PO Box 11801
Is medical insourcing the new black?
Health Central talks to two health professionals about how medical insourcing can help DHBs get out of the red and into the
black when it comes to grappling with long waiting lists and increasing patient demands.
Every few weeks, another headline alerts us to the fact that District Health Boards are struggling to get on top of their waiting lists as patient demand continues to grow.
In the last few months alone across various DHBs, we’ve had reports about rescheduled and delayed appointments due to an “enormous” increase in the number of people seeking cancer treatment; concerns about hospital capacity, patient flows and long waiting times for elective surgeries; and reports of patients waiting years for orthopaedic surgery.
Stories like these begin to paint a picture of an over-burdened healthcare system, struggling to keep up with demand.
And DHB health professionals are starting to feel the pressure. Take Lisa Rogerson, a specialist echocardiographer, based in Hamilton.
“Patients complain when they’ve been waiting a long time. Operations get put back because we can’t keep up with demand. And the situation is only going to get worse because of the population and the health problems in New Zealand.”
Clinical Nurse Specialist Jane Hawthorn agrees. Jane, who works in ophthamology, has worked across several DHBs and says the problems are widespread, with many patients having to wait longer than expected, particularly for follow-up appointments.
Many DHBs are working hard to ease the pressure, trialling different initiatives to clear waiting lists and meet their targets.
For example, the Southern DHB is trialling new initiatives to improve waiting times at its crammed emergency departments, including the introduction of a ‘Valuing Patients’ Time’ programme, ‘Fit2Sit’ sitting area, a nurse practitioner and an Older Persons’ Assessment and Liaison unit in Dunedin.
And at Counties Manukau DHB, a new MRI machine at Middlemore Hospital has helped to counter the growing demand for MRI procedures, although there were still challenges in recruiting specialist staff to operate the new machine.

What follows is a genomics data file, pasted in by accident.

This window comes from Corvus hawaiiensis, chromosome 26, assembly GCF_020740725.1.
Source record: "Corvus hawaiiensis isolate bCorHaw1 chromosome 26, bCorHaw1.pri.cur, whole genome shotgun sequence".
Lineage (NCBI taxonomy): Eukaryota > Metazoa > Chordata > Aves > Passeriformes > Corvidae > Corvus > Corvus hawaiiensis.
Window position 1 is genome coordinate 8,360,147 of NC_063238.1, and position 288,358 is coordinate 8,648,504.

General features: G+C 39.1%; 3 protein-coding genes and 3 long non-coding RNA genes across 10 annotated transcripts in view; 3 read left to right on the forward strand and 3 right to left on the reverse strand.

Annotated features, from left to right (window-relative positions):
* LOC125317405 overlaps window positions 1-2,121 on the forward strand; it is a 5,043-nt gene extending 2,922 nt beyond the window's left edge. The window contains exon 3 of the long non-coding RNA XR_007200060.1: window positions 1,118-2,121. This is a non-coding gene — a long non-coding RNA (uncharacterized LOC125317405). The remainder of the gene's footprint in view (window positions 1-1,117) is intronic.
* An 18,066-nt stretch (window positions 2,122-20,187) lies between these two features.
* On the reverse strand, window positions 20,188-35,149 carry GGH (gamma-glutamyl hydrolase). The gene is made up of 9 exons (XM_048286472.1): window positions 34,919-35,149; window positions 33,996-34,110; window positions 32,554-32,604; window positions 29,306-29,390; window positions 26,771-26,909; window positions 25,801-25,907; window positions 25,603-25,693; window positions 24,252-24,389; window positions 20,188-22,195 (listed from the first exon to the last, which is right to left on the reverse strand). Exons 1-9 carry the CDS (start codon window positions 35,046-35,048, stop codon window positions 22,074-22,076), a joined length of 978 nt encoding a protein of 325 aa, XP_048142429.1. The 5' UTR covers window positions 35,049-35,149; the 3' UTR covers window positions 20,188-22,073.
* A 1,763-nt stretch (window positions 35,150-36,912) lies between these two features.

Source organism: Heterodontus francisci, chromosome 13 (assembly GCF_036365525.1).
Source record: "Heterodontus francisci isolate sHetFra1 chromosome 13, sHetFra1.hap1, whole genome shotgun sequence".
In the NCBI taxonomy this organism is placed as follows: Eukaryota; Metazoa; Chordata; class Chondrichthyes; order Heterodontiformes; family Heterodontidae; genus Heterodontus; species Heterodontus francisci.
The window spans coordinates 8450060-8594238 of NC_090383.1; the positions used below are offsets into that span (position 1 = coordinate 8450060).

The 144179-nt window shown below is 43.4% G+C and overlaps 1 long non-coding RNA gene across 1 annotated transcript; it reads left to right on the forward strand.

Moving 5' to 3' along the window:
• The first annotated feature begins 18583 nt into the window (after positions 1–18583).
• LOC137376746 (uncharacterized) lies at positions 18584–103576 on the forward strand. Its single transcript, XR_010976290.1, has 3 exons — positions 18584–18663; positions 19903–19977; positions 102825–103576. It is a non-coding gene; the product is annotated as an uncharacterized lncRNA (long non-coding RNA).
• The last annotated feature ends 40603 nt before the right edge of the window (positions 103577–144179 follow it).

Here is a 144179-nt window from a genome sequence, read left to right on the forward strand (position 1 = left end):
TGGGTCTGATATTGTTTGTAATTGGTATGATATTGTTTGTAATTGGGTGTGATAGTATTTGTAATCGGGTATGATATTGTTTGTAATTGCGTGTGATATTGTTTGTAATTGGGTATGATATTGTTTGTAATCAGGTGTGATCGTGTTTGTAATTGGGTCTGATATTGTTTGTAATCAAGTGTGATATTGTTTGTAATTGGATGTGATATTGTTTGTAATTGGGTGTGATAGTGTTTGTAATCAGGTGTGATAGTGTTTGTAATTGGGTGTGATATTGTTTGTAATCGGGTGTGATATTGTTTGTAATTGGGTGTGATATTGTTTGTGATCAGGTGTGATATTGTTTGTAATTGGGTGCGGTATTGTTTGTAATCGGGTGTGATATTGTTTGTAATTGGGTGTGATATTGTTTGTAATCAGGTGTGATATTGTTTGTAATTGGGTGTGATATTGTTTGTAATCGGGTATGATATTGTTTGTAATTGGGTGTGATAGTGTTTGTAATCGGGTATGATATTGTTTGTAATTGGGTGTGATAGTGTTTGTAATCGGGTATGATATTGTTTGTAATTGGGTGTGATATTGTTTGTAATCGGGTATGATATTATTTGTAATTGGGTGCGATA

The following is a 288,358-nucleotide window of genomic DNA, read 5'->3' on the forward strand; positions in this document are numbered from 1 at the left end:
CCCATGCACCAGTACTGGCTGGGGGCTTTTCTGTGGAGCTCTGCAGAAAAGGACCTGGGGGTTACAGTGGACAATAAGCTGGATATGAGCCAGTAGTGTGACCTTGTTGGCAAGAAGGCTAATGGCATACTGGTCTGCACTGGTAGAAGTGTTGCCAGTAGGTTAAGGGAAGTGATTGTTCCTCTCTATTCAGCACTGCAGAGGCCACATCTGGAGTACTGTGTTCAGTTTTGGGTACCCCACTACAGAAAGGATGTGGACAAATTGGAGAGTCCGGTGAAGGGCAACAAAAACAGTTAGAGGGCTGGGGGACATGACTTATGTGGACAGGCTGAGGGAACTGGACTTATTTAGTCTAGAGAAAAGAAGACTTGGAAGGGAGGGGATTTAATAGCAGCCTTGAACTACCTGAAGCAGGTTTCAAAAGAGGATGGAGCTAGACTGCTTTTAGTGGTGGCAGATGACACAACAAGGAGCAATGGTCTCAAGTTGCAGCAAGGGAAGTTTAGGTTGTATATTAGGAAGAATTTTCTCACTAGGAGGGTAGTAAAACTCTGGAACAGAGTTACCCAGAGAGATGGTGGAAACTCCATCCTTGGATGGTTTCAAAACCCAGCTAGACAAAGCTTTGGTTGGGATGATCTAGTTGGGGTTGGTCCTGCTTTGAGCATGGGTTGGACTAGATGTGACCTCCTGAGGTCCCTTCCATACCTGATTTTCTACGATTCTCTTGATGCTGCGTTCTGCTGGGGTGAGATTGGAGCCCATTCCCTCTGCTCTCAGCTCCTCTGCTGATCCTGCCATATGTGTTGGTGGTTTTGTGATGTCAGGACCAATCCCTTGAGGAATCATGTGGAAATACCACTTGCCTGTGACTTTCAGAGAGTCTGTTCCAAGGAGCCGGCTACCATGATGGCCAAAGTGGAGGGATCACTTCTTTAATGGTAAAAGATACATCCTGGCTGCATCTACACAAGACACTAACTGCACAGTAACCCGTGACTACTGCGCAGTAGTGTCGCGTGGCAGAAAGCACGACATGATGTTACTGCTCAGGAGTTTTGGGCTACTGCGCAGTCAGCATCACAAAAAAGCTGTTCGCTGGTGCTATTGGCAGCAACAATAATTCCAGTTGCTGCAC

Jane points to other solutions she’s witnessed.
“At the moment a lot of DHBs are using locums, which is not really that innovative and costs a lot of money,” she says.
Jane says some facilities are also training nurses to take on more responsibility. In Jane’s field, this can mean nurses doing laser treatments, intravitreal injections and seeing patients with glaucoma.
Surgeries and other aspects of care are sometimes outsourced. Jane gives the example of a scheme at Hawke’s Bay DHB in which glaucoma patients are sent to the optometrist for review, while they remain under DHB care.
“So there are things going on, but I think a lot of it is getting the time and the people who are skilled enough to do it,” she says.
This is why Jane thinks medical insourcing is the way to go. Insourcing can help public hospitals reduce waiting lists by bringing experienced specialists and teams to hold clinics after hours and on weekends.
“I’ve worked in Wellington and Manukau doing injection clinics and they’ve been really successful. In one weekend I did 103 injections. That’s a lot of people having their treatments who would have waited otherwise. A lot of these treatments are for things like macular degeneration and diabetes and are very time-dependent.”